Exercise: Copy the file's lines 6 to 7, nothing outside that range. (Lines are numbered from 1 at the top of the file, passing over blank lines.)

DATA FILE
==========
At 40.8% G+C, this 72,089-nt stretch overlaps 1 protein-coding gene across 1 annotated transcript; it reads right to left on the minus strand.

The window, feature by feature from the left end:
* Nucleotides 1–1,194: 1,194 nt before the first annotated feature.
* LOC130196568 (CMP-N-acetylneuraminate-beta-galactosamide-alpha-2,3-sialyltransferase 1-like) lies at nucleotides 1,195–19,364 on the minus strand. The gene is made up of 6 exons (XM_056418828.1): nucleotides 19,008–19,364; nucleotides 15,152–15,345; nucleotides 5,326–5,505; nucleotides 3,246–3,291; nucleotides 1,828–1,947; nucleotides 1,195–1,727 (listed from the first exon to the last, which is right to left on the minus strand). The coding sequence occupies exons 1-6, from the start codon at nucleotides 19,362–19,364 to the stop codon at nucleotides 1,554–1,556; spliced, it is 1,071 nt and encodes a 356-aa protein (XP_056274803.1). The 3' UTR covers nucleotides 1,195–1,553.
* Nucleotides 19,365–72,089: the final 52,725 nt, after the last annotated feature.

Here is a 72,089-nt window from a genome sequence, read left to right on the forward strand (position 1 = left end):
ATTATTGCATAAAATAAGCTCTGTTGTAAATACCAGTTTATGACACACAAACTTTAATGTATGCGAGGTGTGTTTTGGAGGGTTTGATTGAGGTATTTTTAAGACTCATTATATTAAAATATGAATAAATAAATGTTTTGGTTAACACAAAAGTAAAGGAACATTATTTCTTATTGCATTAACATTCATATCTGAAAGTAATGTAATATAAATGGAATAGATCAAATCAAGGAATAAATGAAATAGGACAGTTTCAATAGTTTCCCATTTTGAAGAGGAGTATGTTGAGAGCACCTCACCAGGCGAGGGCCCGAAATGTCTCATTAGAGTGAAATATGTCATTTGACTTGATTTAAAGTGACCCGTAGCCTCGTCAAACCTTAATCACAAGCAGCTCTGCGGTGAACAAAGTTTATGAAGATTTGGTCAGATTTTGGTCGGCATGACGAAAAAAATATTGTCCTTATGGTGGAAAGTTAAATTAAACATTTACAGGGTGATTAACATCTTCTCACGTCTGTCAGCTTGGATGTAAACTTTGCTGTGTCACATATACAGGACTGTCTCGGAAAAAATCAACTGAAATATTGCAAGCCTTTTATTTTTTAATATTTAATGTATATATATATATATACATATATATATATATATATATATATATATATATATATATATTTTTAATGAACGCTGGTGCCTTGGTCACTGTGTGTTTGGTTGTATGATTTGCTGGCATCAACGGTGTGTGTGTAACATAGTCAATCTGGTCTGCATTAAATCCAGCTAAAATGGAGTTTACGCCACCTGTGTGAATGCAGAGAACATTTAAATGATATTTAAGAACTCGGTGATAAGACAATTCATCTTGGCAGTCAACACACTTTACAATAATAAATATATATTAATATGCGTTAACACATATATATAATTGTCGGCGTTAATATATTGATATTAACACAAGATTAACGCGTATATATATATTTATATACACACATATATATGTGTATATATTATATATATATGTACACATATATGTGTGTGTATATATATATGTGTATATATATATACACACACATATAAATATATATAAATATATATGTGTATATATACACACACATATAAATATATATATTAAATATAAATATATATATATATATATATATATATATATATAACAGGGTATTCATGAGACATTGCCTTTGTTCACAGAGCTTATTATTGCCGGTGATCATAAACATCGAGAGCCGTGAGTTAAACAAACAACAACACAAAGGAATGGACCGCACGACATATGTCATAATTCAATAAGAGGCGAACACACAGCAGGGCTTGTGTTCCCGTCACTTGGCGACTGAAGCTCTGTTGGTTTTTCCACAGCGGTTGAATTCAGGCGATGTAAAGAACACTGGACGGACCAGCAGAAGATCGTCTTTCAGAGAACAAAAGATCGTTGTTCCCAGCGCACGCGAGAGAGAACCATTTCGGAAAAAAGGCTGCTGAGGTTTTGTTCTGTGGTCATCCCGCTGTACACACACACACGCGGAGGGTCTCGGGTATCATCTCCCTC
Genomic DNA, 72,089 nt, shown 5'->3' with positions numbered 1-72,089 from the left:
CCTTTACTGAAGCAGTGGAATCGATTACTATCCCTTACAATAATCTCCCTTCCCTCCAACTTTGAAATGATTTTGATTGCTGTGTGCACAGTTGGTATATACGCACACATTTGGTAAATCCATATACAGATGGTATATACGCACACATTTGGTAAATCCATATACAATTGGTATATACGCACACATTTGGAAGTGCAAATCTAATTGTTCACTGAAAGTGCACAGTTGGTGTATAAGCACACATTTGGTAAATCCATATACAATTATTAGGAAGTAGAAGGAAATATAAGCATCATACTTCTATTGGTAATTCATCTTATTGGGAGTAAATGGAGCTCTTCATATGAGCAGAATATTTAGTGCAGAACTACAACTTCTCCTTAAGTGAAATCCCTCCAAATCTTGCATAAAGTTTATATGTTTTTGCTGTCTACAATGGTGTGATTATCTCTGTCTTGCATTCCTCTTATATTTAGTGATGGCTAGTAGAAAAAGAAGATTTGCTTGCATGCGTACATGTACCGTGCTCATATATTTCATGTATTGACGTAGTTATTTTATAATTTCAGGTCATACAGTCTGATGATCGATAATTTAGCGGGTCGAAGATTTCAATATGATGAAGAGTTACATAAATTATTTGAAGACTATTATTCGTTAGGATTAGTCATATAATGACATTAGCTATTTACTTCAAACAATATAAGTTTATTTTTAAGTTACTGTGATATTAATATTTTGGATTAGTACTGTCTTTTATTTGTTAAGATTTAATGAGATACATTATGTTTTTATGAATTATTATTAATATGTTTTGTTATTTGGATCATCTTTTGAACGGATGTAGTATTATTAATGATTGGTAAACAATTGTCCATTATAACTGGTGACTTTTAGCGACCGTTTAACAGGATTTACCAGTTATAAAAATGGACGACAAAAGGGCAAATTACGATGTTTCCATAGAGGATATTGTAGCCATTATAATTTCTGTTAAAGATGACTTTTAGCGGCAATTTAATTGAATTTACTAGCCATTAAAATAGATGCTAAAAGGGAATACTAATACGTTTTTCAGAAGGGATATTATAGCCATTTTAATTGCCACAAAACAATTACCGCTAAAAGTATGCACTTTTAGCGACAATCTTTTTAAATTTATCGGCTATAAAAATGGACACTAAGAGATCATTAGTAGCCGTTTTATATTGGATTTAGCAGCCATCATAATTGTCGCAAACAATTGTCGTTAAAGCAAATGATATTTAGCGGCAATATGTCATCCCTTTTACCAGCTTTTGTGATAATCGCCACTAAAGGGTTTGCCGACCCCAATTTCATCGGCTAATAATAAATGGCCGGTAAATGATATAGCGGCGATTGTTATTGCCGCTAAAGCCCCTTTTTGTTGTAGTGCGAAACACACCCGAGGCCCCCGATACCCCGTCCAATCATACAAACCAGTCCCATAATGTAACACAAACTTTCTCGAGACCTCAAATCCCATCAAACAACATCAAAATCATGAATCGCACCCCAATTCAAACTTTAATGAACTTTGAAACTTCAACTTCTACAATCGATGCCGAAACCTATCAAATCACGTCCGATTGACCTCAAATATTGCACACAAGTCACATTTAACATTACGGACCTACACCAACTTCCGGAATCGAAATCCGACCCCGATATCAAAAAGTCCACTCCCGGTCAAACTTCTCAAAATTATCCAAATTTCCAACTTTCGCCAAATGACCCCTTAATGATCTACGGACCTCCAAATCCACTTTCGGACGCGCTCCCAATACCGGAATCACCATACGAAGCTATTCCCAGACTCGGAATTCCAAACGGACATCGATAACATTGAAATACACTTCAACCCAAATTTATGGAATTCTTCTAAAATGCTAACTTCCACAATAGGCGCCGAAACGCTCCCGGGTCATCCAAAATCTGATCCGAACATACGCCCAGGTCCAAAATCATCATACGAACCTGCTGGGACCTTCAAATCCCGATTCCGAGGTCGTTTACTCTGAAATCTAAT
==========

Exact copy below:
Here is a 72,089-nt window from a genome sequence, read left to right on the forward strand (position 1 = left end):
ATTATTGCATAAAATAAGCTCTGTTGTAAATACCAGTTTATGACACACAAACTTTAATGTATGCGAGGTGTGTTTTGGAGGGTTTGATTGAGGTATTTTTAAGACTCATTATATTAAAATATGAATAAATAAATGTTTTGGTTAACACAAAAGTAAAGGAACATTATTTCTTATTGCATTAACATTCATATCTGAAAGTAATGTAATATAAATGGAATAGATCAAATCAAGGAATAAATGAAATAGGACAGTTTCAATAGTTTCCCATTTTGAAGAGGAGTATGTTGAGAGCACCTCACCAGGCGAGGGCCCGAAATGTCTCATTAGAGTGAAATATGTCATTTGACTTGATTTAAAGTGACCCGTAGCCTCGTCAAACCTTAATCACAAGCAGCTCTGCGGTGAACAAAGTTTATGAAGATTTGGTCAGATTTTGGTCGGCATGACGAAAAAAATATTGTCCTTATGGTGGAAAGTTAAATTAAACATTTACAGGGTGATTAACATCTTCTCACGTCTGTCAGCTTGGATGTAAACTTTGCTGTGTCACATATACAGGACTGTCTCGGAAAAAATCAACTGAAATATTGCAAGCCTTTTATTTTTTAATATTTAATGTATATATATATATATACATATATATATATATATATATATATATATATATATATATATTTTTAATGAACGCTGGTGCCTTGGTCACTGTGTGTTTGGTTGTATGATTTGCTGGCATCAACGGTGTGTGTGTAACATAGTCAATCTGGTCTGCATTAAATCCAGCTAAAATGGAGTTTACGCCACCTGTGTGAATGCAGAGAACATTTAAATGATATTTAAGAACTCGGTGATAAGACAATTCATCTTGGCAGTCAACACACTTTACAATAATAAATATATATTAATATGCGTTAACACATATATATAATTGTCGGCGTTAATATATTGATATTAACACAAGATTAACGCGTATATATATATTTATATACACACATATATATGTGTATATATTATATATATATGTACACATATATGTGTGTGTATATATATATGTGTATATATATATACACACACATATAAATATATATAAATATATATGTGTATATATACACACACATATAAATATATATATTAAATATAAATATATATATATATATATATATATATATATATAACAGGGTATTCATGAGACATTGCCTTTGTTCACAGAGCTTATTATTGCCGGTGATCATAAACATCGAGAGCCGTGAGTTAAACAAACAACAACACAAAGGAATGGACCGCACGACATATGTCATAATTCAATAAGAGGCGAACACACAGCAGGGCTTGTGTTCCCGTCACTTGGCGACTGAAGCTCTGTTGGTTTTTCCACAGCGGTTGAATTCAGGCGATGTAAAGAACACTGGACGGACCAGCAGAAGATCGTCTTTCAGAGAACAAAAGATCGTTGTTCCCAGCGCACGCGAGAGAGAACCATTTCGGAAAAAAGGCTGCTGAGGTTTTGTTCTGTGGTCATCCCGCTGTACACACACACACGCGGAGGGTCTCGGGTATCATCTCCCTC